by Dave Despain
Ricky Johnson was the typical California kid motocross prodigy, a racer at age 3, dead last in his first race but a local hero by the time he was 16, the age when moto-prodigies battle for seven-digit contracts from the Japanese manufacturers. With the endorsement of big-time star Broc Glover, Johnson got help from Yamaha and reigned as 125cc Rookie of the Year in 1981.
Besides his on-track prowess, Johnson stood apart from his peers thanks to male-model good looks (he once posed nude for a controversial motocross clothing ad), a brash and often outspoken personality and, unfortunately, a serious streak of bad luck when it came to injury. For example, his rookie year in the 250cc class he won races and led the championship until his bike broke at the season's finale. But the following season that momentum was broken by a fractured collarbone and then a dislocated hip.
Still, Johnson was indomitable. He signed with Honda for 1986, teammate to David Bailey and Johnny O'Mara, fitness soul brothers who trained for motocross like Olympic athletes and treated Johnson as odd-man-out. The season-opening Anaheim Supercross was one of the great races of all time, Bailey barely edging Johnson after a race-long lead-swapping battle. The loss had a profound effect on Johnson's riding style. "I knew then," Ricky recalls, "that if I was going to beat Bailey, I would have to ride wide-open for 20 laps. He was smoother and a more gifted rider than I was, so I had to go out there and treat each race as if the championship was on the line."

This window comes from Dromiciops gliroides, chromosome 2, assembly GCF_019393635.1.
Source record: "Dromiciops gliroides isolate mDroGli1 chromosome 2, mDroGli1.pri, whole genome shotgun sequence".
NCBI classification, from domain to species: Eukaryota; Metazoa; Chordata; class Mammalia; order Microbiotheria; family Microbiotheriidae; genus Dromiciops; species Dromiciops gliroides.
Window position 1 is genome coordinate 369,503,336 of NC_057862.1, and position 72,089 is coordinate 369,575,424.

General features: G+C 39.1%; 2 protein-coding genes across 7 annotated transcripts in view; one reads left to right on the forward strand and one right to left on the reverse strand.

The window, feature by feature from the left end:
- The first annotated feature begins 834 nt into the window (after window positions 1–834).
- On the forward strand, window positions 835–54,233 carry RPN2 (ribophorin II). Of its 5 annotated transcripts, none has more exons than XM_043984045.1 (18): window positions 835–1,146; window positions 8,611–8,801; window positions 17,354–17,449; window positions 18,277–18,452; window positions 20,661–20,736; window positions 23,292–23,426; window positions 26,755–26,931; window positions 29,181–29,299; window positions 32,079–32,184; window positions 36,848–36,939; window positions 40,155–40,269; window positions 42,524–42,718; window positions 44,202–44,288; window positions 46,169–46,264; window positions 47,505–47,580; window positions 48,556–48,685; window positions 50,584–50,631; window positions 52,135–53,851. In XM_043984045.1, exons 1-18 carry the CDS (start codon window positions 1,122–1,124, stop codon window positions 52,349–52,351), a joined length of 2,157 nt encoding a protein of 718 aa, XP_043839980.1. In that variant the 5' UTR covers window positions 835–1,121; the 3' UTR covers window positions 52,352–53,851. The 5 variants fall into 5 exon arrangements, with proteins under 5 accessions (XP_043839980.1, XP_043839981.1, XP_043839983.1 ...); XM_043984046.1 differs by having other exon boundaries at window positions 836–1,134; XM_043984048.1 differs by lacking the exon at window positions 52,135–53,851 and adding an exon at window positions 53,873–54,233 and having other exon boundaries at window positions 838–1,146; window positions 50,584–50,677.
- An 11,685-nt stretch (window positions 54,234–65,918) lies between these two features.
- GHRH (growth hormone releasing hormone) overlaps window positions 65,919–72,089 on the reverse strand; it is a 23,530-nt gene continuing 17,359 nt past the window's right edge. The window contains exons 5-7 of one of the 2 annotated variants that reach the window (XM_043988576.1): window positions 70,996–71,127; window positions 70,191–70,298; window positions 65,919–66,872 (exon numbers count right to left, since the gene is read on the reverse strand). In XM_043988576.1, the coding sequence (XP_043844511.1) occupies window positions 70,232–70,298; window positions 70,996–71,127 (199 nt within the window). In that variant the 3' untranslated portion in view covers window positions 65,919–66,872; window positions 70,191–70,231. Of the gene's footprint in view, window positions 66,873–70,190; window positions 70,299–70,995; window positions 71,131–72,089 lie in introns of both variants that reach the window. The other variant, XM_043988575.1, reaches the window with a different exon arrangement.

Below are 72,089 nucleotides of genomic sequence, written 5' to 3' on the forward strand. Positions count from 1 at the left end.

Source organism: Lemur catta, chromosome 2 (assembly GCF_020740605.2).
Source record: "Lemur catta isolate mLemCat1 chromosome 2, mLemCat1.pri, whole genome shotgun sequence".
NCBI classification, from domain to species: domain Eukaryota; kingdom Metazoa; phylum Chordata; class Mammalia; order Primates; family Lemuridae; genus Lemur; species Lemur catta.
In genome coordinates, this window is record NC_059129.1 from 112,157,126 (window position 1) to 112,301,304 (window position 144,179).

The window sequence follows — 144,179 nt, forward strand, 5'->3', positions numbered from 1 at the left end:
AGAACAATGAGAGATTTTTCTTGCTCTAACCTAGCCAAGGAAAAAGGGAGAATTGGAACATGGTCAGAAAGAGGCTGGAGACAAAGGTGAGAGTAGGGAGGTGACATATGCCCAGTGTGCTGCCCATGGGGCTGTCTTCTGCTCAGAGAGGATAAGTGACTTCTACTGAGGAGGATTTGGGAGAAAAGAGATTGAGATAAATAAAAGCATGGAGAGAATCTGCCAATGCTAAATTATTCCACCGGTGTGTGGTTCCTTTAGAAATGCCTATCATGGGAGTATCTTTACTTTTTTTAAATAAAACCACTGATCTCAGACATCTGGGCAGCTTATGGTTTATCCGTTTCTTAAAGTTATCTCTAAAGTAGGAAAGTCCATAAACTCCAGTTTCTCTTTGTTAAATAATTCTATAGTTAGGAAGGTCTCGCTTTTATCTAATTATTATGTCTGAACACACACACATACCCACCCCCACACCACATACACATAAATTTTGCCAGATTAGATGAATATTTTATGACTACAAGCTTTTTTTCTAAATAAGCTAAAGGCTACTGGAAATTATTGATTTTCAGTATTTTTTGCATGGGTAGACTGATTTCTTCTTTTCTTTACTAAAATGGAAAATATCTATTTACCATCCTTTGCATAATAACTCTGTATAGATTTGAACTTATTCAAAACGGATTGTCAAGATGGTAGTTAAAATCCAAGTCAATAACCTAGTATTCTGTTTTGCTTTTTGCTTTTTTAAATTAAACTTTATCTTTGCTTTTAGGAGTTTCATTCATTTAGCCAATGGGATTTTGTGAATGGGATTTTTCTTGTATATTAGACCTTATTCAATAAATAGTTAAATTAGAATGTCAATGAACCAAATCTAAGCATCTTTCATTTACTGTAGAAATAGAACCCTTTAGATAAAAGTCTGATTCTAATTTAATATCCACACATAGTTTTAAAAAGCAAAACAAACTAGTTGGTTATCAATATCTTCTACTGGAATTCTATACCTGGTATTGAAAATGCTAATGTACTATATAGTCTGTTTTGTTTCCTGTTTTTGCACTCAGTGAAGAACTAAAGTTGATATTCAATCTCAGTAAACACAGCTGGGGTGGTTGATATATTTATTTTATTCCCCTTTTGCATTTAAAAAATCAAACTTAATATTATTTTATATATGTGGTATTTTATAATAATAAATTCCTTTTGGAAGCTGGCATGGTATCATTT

Thus focused, Johnson went on to beat Bailey for the Supercross and 250cc National championships. Sadly, Bailey suffered paralyzing injuries in a racing crash at the beginning of 1987, leaving Johnson personally devastated and professionally detuned. "That took away the biggest reason I got up every morning," he remembers.
Nonetheless by the spring of 1989 Johnson had accumulated seven championships; four Motocross des Nations win, one of which earned him an audience with President Reagan; and he had just broken Bob Hannah's record for career Supercross wins. Then the curse of injury struck again. A motorcycle racer's stock-in-trade is his throttle side wrist and Johnson's was shattered in a freak crash from which he would never fully recover.
Despite the pain and immobility of the crucial joint, he won two more National races. But by the spring of '91 the writing was on the wall. Ricky retired from two-wheeled racing to pursue a car and truck career and his success is noteworthy. He's won the Baja 1000 a couple of times; he was ASA rookie-of-the-year in 1999 as teammate to now-five-time NASCAR champion Jimmie Johnson and he competed in the NASCAR Craftsman Truck Series.
In 2009 Johnson founded the Traxxas TORC truck racing series, which he subsequently sold in order to concentrate on his driving career. In 2010 he won the TORC Pro2wd and he remains one of closed-course off-road racing's biggest stars.